Friday, December 31, 2010

What's in a Name - Really?

The then-known World
What’s in a name? We went to see The King’s Speech at a theatre in Edmonton a week ago and it brought up a discussion of names. King George VI had four names: Albert Frederick Arthur George. When he contemplated his coronation upon the abdication of his brother Edward, he might logically have become “King Albert,” but that seemed unsatisfactory and so he chose to be “George” despite the fact that he had pretty serious issues with his father, “George V,” who is portrayed in the movie as an unforgiving tyrant regarding young George’s struggle with a stammer. George VI grew up being called “Bertie” by his family. Take time to see the movie; it’s a story of substance for a change.

I also am “George.” The name doesn’t automatically confer king-like-ness. My mother told me the name was chosen because I was born on George VI’s birthday—December 14th. My father’s name was “Gerhard” and I recall that some of my aunts called him “George.” So I repeat, “What’s in a name—actually?” Would my life have been different if they’d chosen “Albert” or “Frederick” or “Arthur?”

Writer Rudy Wiebe taught me long ago that in writing fiction, naming characters is important. Names carry connotations: I met a young girl who will go through her whole life with the name “Precious Gem;” The Life and Opinions of Tristram Shandy, Gentleman, a 1760s serialized novel by Laurence Sterne proposes that anyone with the name “Tristram” is branded for life as . . . well . . . not-totally-robust.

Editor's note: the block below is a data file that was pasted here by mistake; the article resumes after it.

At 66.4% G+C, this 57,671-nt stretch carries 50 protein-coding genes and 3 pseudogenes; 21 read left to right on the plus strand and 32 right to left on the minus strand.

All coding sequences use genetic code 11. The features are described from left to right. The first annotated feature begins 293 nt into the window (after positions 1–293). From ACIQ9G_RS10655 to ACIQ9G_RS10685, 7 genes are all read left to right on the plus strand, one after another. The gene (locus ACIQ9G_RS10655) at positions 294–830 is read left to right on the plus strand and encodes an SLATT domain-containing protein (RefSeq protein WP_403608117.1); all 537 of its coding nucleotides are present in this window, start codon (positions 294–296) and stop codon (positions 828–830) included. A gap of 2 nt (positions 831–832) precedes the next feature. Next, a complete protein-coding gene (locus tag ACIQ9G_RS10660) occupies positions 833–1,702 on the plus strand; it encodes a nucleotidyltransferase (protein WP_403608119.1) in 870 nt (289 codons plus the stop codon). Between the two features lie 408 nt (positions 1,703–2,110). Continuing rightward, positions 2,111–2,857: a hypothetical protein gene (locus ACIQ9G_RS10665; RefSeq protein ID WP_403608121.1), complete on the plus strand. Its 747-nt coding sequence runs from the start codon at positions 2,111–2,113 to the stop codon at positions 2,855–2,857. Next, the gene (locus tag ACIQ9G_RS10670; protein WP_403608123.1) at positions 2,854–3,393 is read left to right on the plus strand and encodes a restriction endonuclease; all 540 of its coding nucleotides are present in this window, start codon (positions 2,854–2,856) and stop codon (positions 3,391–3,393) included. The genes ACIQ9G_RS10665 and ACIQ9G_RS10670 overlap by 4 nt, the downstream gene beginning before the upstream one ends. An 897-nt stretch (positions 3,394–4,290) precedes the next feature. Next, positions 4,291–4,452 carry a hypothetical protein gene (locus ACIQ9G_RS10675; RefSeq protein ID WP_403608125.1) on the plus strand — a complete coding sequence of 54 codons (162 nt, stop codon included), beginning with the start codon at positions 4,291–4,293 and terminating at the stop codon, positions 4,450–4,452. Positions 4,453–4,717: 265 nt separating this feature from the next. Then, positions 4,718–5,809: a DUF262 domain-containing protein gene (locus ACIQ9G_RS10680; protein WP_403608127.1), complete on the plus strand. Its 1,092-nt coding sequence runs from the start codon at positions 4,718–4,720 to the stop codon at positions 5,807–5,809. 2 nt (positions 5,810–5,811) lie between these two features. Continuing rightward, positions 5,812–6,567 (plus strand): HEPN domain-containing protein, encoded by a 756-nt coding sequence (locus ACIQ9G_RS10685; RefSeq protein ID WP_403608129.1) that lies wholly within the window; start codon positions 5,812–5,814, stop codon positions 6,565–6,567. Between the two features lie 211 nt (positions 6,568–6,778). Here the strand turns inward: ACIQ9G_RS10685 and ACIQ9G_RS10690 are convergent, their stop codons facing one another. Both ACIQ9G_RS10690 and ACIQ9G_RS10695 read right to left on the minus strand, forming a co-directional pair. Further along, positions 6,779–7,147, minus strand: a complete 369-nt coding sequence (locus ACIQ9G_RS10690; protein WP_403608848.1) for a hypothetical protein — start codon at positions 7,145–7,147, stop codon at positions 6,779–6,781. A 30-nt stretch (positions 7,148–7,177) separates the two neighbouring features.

There is a trend going on in naming, and that must mean something too. Statistics in the USA reported at show that the most popular baby name in 2005 was “Jacob,” followed by “Michael,” “Joshua” and “Matthew.” What’s the trend? Fluffy to solid? Back to the Bible? Both? Or are we simply followers of fashions that tilt—as it were—with the fanning of butterfly wings?

Back in R.D. Parker Collegiate, some staff members invented a student and got him inserted into the school records, even had the principal attempting to reach his parents to discover the reasons for his absences. They called him “Klavier Onk.” I’ve always liked that name, as evidenced by the fact that I haven’t forgotten it over these 30+ years.

Wouldn’t “King Onk III” be a hoot?

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